McAlmont And Butler Bring It Back(Chrysalis) Buy it from Insound
I'm sure it's escaped no one's attention that the bringing back together of these two tortuous souls has happened now that solo careers have shuddered to a halt. Such is fate.
Not to worry. David and Bernard easily qualify as two of the more extreme talents this side of the Atlantic, McAlmost especially being a singer I would happily go and listen to live purely on the power of his voice, while Butler has proven himself (despite somewhat weak attempts of Neil Young-tinged solo work) to be an excellent guitarist.
Having heard nothing from their earlier album bar the Spector-esque sweep of Yes and the reports that their working relationship was testing at the best of times, knowing what to expect from Bring It Back was tricky. With it's wah-wah guitar and dramatic strings, Theme From is an extremely strong opening, and the form continues over Falling (aka Yes Mark II) through to the halfway mark track Blue.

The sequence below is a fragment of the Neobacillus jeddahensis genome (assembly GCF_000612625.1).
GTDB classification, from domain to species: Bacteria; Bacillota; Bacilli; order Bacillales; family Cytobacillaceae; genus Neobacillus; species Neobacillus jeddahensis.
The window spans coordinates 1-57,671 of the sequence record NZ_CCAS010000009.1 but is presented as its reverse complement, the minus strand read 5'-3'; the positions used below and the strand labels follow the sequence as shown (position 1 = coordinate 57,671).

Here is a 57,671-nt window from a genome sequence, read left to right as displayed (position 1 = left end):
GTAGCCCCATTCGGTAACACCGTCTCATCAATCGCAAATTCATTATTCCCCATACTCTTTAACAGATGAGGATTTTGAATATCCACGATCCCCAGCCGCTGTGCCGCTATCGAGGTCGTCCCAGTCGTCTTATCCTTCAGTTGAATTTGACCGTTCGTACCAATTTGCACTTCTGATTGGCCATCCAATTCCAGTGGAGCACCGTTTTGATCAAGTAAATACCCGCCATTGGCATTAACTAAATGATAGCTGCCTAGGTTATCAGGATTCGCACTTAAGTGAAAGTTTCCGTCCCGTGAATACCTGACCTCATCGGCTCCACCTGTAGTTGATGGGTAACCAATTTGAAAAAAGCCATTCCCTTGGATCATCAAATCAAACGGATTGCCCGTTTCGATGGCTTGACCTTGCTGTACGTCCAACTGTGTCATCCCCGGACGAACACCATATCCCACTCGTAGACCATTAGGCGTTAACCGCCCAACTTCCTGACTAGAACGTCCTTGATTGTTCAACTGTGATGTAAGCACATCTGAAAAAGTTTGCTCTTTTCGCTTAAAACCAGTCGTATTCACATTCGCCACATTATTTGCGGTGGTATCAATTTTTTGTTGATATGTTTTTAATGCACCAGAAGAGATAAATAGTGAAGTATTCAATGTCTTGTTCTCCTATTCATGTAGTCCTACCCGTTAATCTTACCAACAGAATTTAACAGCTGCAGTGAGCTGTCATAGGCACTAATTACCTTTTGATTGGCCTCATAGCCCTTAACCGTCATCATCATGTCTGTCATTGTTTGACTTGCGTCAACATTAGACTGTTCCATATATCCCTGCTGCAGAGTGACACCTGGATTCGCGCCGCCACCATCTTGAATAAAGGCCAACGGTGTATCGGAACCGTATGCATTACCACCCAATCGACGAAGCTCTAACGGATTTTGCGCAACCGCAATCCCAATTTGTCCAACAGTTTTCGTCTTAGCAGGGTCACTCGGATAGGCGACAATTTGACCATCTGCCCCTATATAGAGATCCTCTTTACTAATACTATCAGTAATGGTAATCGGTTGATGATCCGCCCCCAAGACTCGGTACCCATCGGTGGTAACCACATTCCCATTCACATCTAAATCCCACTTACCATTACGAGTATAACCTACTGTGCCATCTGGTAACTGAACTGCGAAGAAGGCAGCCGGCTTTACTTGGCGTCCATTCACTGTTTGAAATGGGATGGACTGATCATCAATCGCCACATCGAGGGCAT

Sadly, the second half fails to maintain the momentum, the title track in particular veering disturbingly close to M-People at times, though the closer Beat does a lot to make amends. Without dis-crediting Butler, the focus is always on his songwriting partner (even though Butler's development from guitarist in Suede to guitarist/arranger/producer here is more then impressive). McAlmont's voice is still extraordinary - surely no one alive is as close in vocal terms to Al Green as McAlmont? Indeed, the album as a whole will probably appeal to fans of early 70's soul. Anyone who found Al Green Explores Your Mind an essential listen will find much to love here.28 August, 2002 - 23:00 — Peter Mattinson